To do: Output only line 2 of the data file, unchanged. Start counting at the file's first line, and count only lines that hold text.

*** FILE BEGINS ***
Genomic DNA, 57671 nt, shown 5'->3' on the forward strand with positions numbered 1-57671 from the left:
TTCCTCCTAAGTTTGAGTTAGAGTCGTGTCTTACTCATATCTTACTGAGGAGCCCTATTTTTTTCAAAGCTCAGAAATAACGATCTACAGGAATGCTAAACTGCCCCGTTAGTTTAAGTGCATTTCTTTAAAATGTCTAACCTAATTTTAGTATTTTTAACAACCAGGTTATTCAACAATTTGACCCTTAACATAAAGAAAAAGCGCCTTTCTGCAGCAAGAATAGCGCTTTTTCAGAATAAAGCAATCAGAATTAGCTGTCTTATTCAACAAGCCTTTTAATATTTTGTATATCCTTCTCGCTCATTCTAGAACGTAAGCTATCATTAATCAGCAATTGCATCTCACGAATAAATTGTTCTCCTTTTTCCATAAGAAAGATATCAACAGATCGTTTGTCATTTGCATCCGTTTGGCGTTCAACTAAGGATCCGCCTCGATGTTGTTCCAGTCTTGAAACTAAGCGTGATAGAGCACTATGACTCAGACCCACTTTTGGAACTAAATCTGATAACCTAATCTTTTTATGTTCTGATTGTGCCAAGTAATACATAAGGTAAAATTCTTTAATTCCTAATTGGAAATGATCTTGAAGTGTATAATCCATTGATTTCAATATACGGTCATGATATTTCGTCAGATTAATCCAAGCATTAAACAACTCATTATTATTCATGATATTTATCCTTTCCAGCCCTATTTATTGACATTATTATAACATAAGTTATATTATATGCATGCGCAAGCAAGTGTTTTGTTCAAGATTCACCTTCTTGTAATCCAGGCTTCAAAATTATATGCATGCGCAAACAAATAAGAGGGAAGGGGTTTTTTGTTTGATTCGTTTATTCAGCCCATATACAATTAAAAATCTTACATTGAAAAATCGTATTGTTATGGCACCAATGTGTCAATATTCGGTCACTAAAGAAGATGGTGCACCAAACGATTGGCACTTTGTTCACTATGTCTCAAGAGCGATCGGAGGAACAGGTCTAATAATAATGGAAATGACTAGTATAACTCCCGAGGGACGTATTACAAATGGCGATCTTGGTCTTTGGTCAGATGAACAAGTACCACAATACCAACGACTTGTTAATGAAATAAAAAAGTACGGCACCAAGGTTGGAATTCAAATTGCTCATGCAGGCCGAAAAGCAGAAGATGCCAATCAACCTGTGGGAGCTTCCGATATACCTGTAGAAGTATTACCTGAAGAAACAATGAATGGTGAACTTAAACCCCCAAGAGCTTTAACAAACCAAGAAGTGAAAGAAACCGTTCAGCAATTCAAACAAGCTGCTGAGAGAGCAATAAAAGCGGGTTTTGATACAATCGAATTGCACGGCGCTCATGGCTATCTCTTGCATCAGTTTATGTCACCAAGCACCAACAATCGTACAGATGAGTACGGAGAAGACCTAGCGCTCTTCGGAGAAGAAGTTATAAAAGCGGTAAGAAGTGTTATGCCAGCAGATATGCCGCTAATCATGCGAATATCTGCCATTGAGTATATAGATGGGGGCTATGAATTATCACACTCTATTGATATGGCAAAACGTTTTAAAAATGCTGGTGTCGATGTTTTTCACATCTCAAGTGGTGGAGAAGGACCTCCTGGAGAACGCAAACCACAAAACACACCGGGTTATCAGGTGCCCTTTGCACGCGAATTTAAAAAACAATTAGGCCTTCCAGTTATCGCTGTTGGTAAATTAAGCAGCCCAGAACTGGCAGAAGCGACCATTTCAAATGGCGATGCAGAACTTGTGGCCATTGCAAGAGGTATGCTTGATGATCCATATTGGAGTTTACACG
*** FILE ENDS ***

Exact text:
TTCCTCCTAAGTTTGAGTTAGAGTCGTGTCTTACTCATATCTTACTGAGGAGCCCTATTTTTTTCAAAGCTCAGAAATAACGATCTACAGGAATGCTAAACTGCCCCGTTAGTTTAAGTGCATTTCTTTAAAATGTCTAACCTAATTTTAGTATTTTTAACAACCAGGTTATTCAACAATTTGACCCTTAACATAAAGAAAAAGCGCCTTTCTGCAGCAAGAATAGCGCTTTTTCAGAATAAAGCAATCAGAATTAGCTGTCTTATTCAACAAGCCTTTTAATATTTTGTATATCCTTCTCGCTCATTCTAGAACGTAAGCTATCATTAATCAGCAATTGCATCTCACGAATAAATTGTTCTCCTTTTTCCATAAGAAAGATATCAACAGATCGTTTGTCATTTGCATCCGTTTGGCGTTCAACTAAGGATCCGCCTCGATGTTGTTCCAGTCTTGAAACTAAGCGTGATAGAGCACTATGACTCAGACCCACTTTTGGAACTAAATCTGATAACCTAATCTTTTTATGTTCTGATTGTGCCAAGTAATACATAAGGTAAAATTCTTTAATTCCTAATTGGAAATGATCTTGAAGTGTATAATCCATTGATTTCAATATACGGTCATGATATTTCGTCAGATTAATCCAAGCATTAAACAACTCATTATTATTCATGATATTTATCCTTTCCAGCCCTATTTATTGACATTATTATAACATAAGTTATATTATATGCATGCGCAAGCAAGTGTTTTGTTCAAGATTCACCTTCTTGTAATCCAGGCTTCAAAATTATATGCATGCGCAAACAAATAAGAGGGAAGGGGTTTTTTGTTTGATTCGTTTATTCAGCCCATATACAATTAAAAATCTTACATTGAAAAATCGTATTGTTATGGCACCAATGTGTCAATATTCGGTCACTAAAGAAGATGGTGCACCAAACGATTGGCACTTTGTTCACTATGTCTCAAGAGCGATCGGAGGAACAGGTCTAATAATAATGGAAATGACTAGTATAACTCCCGAGGGACGTATTACAAATGGCGATCTTGGTCTTTGGTCAGATGAACAAGTACCACAATACCAACGACTTGTTAATGAAATAAAAAAGTACGGCACCAAGGTTGGAATTCAAATTGCTCATGCAGGCCGAAAAGCAGAAGATGCCAATCAACCTGTGGGAGCTTCCGATATACCTGTAGAAGTATTACCTGAAGAAACAATGAATGGTGAACTTAAACCCCCAAGAGCTTTAACAAACCAAGAAGTGAAAGAAACCGTTCAGCAATTCAAACAAGCTGCTGAGAGAGCAATAAAAGCGGGTTTTGATACAATCGAATTGCACGGCGCTCATGGCTATCTCTTGCATCAGTTTATGTCACCAAGCACCAACAATCGTACAGATGAGTACGGAGAAGACCTAGCGCTCTTCGGAGAAGAAGTTATAAAAGCGGTAAGAAGTGTTATGCCAGCAGATATGCCGCTAATCATGCGAATATCTGCCATTGAGTATATAGATGGGGGCTATGAATTATCACACTCTATTGATATGGCAAAACGTTTTAAAAATGCTGGTGTCGATGTTTTTCACATCTCAAGTGGTGGAGAAGGACCTCCTGGAGAACGCAAACCACAAAACACACCGGGTTATCAGGTGCCCTTTGCACGCGAATTTAAAAAACAATTAGGCCTTCCAGTTATCGCTGTTGGTAAATTAAGCAGCCCAGAACTGGCAGAAGCGACCATTTCAAATGGCGATGCAGAACTTGTGGCCATTGCAAGAGGTATGCTTGATGATCCATATTGGAGTTTACACG